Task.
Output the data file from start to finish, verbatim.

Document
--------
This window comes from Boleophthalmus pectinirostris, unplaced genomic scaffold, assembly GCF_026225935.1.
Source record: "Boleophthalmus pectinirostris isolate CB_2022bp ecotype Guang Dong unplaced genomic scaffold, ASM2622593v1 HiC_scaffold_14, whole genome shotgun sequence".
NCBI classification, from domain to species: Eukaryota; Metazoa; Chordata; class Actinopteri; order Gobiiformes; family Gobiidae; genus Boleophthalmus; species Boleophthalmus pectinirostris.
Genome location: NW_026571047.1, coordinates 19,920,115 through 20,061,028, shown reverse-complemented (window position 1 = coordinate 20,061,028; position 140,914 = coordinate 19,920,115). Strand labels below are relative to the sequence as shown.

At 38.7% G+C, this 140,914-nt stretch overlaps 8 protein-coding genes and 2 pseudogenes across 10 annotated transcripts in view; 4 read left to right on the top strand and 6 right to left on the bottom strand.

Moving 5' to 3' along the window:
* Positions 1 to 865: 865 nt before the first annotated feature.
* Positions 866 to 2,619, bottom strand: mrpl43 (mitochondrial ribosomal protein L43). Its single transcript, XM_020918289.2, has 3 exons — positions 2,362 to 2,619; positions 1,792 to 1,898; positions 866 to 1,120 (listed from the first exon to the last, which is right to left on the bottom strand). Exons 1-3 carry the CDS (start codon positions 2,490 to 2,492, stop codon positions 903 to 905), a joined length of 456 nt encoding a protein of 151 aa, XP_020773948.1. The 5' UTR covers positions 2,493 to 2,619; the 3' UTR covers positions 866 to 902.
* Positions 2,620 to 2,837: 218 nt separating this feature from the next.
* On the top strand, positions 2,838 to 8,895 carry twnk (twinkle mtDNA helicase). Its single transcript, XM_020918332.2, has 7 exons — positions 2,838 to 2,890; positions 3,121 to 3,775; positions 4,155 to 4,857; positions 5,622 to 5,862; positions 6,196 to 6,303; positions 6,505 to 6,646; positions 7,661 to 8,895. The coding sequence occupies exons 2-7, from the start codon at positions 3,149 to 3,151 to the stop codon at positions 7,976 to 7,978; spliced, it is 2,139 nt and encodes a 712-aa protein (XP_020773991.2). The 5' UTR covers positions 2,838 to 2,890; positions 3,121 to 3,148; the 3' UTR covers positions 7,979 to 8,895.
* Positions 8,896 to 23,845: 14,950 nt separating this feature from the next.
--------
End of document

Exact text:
This window comes from Boleophthalmus pectinirostris, unplaced genomic scaffold, assembly GCF_026225935.1.
Source record: "Boleophthalmus pectinirostris isolate CB_2022bp ecotype Guang Dong unplaced genomic scaffold, ASM2622593v1 HiC_scaffold_14, whole genome shotgun sequence".
NCBI classification, from domain to species: Eukaryota; Metazoa; Chordata; class Actinopteri; order Gobiiformes; family Gobiidae; genus Boleophthalmus; species Boleophthalmus pectinirostris.
Genome location: NW_026571047.1, coordinates 19,920,115 through 20,061,028, shown reverse-complemented (window position 1 = coordinate 20,061,028; position 140,914 = coordinate 19,920,115). Strand labels below are relative to the sequence as shown.

At 38.7% G+C, this 140,914-nt stretch overlaps 8 protein-coding genes and 2 pseudogenes across 10 annotated transcripts in view; 4 read left to right on the top strand and 6 right to left on the bottom strand.

Moving 5' to 3' along the window:
* Positions 1 to 865: 865 nt before the first annotated feature.
* Positions 866 to 2,619, bottom strand: mrpl43 (mitochondrial ribosomal protein L43). Its single transcript, XM_020918289.2, has 3 exons — positions 2,362 to 2,619; positions 1,792 to 1,898; positions 866 to 1,120 (listed from the first exon to the last, which is right to left on the bottom strand). Exons 1-3 carry the CDS (start codon positions 2,490 to 2,492, stop codon positions 903 to 905), a joined length of 456 nt encoding a protein of 151 aa, XP_020773948.1. The 5' UTR covers positions 2,493 to 2,619; the 3' UTR covers positions 866 to 902.
* Positions 2,620 to 2,837: 218 nt separating this feature from the next.
* On the top strand, positions 2,838 to 8,895 carry twnk (twinkle mtDNA helicase). Its single transcript, XM_020918332.2, has 7 exons — positions 2,838 to 2,890; positions 3,121 to 3,775; positions 4,155 to 4,857; positions 5,622 to 5,862; positions 6,196 to 6,303; positions 6,505 to 6,646; positions 7,661 to 8,895. The coding sequence occupies exons 2-7, from the start codon at positions 3,149 to 3,151 to the stop codon at positions 7,976 to 7,978; spliced, it is 2,139 nt and encodes a 712-aa protein (XP_020773991.2). The 5' UTR covers positions 2,838 to 2,890; positions 3,121 to 3,148; the 3' UTR covers positions 7,979 to 8,895.
* Positions 8,896 to 23,845: 14,950 nt separating this feature from the next.